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Is It OK to Comment on a Partners Weight? Experts Discuss

By newadmin / Published on Sunday, 21 Jan 2024 04:46 AM / No Comments


African American man comforting his girlfriend at home while she is looking upset - lifestyle concepts

Our relationship with our bodies may be one of the most intimate, and certainly the most long term partnerships we will have in our lives. So it’s crucial that we are kind to our bodies — celebrating them and maintaining them as best we can as the miraculous machines that they are. But it’s not always that easy. Body image is a struggle for many, and is a particular issue for women. According to a 2020 parliamentary report surveying almost 8000 individuals, 62 percent of women admitted to feeling negatively about their body image, compared with 53 percent of men.

And often, society drives this pattern of negativity. Despite the body positive movement moving us away from outdated image beliefs, celebrities including Jorja Smith, Sam Smith, and Lizzo have spoken out about the abuse they’ve faced on social media regarding their weight. “People comment on me a lot. They comment on what I look like. I don’t search for things, but if I’m on TikTok, I’ll see comments, and they won’t be all negative but… [for example], I’ve put on some weight, which is normal because I’m not a child. Like, it’s cool. But the world doesn’t let you be cool,” Jorja told Porter magazine. “That’s not me being jaded, but I’ve definitely been affected by it.”

Social media has a lot to answer for when it comes to body shaming, but what happens when comments happen a lot closer to home? Our romantic partner can perhaps know our bodies almost as well as we know them ourselves, but is it ever OK for them to comment or pass judgement about how we look, or how much we weigh?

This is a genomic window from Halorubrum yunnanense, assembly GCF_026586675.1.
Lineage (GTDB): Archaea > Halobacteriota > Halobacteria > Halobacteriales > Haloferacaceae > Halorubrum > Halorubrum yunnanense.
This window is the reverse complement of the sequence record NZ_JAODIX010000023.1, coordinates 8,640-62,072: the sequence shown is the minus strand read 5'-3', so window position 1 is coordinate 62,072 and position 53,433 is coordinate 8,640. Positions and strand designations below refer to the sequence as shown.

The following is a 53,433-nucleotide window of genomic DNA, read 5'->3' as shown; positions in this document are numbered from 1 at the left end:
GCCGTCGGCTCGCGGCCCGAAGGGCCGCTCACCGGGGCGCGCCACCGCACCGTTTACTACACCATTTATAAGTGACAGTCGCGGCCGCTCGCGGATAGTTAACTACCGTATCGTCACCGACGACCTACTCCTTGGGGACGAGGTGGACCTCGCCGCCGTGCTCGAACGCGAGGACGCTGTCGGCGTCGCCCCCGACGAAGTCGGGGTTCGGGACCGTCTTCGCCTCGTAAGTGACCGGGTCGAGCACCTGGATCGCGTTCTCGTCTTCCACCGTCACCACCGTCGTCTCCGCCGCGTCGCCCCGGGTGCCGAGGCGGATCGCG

“The aim should be to open a dialogue about a change that you’ve noticed in your partner, and to find out or ask them if they are OK. Not to criticise or put them down.”

Jennifer*, 32, asked herself these questions when her partner unexpectedly sat her down to talk about her weight gain. “He told me that he was feeling concerned that I had gained some weight recently and it was starting to become noticeable when I was wearing certain clothes,” she tells POPSUGAR. It was a complicated pill to swallow – Jennifer’s partner insisted the discussion came from a place of concern and care, but that didn’t change how Jennifer felt afterwards. “He framed it in a sensitive way, but even so I felt a massive shock. I never expected him to say this to me, or hear this from any partner. After the conversation I felt so low. I felt a huge sense of embarrassment about my body that I’d never felt before.”

A conversation like this is bound to make anyone feel pretty raw, so how do we make sense of it? First of all, communication is important, no matter how uncomfortable it may be. “Intimate partners should be able to talk about weight and appearance if it comes from a place of care or concern,” psychotherapist Sam Jahara says. “But how this is expressed to your partner is also key. The aim should be to open a dialogue about a change that you’ve noticed in your partner, and to find out or ask them if they are OK. Not to criticise or put them down.”